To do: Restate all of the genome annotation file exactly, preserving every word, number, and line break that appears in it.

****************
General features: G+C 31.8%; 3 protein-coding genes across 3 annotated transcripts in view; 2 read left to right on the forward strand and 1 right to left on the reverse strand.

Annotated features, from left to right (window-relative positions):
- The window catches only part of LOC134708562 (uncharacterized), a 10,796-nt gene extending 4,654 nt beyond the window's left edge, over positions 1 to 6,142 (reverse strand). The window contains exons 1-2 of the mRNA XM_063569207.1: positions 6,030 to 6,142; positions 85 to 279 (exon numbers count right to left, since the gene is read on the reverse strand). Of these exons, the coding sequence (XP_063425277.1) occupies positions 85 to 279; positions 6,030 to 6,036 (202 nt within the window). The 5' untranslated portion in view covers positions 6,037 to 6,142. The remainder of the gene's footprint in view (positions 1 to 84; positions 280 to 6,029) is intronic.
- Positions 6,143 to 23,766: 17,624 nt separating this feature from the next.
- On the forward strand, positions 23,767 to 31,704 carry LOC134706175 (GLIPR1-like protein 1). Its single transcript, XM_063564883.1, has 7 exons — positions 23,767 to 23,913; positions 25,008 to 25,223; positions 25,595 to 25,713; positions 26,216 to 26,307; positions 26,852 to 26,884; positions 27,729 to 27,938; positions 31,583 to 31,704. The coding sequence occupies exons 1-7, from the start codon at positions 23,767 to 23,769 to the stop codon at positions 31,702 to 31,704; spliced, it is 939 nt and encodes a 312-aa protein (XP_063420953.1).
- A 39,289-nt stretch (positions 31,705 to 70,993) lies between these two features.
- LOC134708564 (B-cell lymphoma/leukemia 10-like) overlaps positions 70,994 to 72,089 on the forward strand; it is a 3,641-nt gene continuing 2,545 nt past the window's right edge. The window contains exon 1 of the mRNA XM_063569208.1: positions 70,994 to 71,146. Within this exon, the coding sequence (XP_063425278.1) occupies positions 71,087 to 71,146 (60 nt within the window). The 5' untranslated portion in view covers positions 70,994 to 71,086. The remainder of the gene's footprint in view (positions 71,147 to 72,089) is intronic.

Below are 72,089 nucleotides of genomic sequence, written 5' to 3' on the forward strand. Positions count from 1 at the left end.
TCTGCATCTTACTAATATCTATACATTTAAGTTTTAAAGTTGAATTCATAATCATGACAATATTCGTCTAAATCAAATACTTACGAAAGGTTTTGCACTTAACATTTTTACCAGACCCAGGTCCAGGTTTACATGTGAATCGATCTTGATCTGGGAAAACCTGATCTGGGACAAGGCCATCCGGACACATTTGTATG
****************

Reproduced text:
General features: G+C 31.8%; 3 protein-coding genes across 3 annotated transcripts in view; 2 read left to right on the forward strand and 1 right to left on the reverse strand.

Annotated features, from left to right (window-relative positions):
- The window catches only part of LOC134708562 (uncharacterized), a 10,796-nt gene extending 4,654 nt beyond the window's left edge, over positions 1 to 6,142 (reverse strand). The window contains exons 1-2 of the mRNA XM_063569207.1: positions 6,030 to 6,142; positions 85 to 279 (exon numbers count right to left, since the gene is read on the reverse strand). Of these exons, the coding sequence (XP_063425277.1) occupies positions 85 to 279; positions 6,030 to 6,036 (202 nt within the window). The 5' untranslated portion in view covers positions 6,037 to 6,142. The remainder of the gene's footprint in view (positions 1 to 84; positions 280 to 6,029) is intronic.
- Positions 6,143 to 23,766: 17,624 nt separating this feature from the next.
- On the forward strand, positions 23,767 to 31,704 carry LOC134706175 (GLIPR1-like protein 1). Its single transcript, XM_063564883.1, has 7 exons — positions 23,767 to 23,913; positions 25,008 to 25,223; positions 25,595 to 25,713; positions 26,216 to 26,307; positions 26,852 to 26,884; positions 27,729 to 27,938; positions 31,583 to 31,704. The coding sequence occupies exons 1-7, from the start codon at positions 23,767 to 23,769 to the stop codon at positions 31,702 to 31,704; spliced, it is 939 nt and encodes a 312-aa protein (XP_063420953.1).
- A 39,289-nt stretch (positions 31,705 to 70,993) lies between these two features.
- LOC134708564 (B-cell lymphoma/leukemia 10-like) overlaps positions 70,994 to 72,089 on the forward strand; it is a 3,641-nt gene continuing 2,545 nt past the window's right edge. The window contains exon 1 of the mRNA XM_063569208.1: positions 70,994 to 71,146. Within this exon, the coding sequence (XP_063425278.1) occupies positions 71,087 to 71,146 (60 nt within the window). The 5' untranslated portion in view covers positions 70,994 to 71,086. The remainder of the gene's footprint in view (positions 71,147 to 72,089) is intronic.

Below are 72,089 nucleotides of genomic sequence, written 5' to 3' on the forward strand. Positions count from 1 at the left end.
TCTGCATCTTACTAATATCTATACATTTAAGTTTTAAAGTTGAATTCATAATCATGACAATATTCGTCTAAATCAAATACTTACGAAAGGTTTTGCACTTAACATTTTTACCAGACCCAGGTCCAGGTTTACATGTGAATCGATCTTGATCTGGGAAAACCTGATCTGGGACAAGGCCATCCGGACACATTTGTATG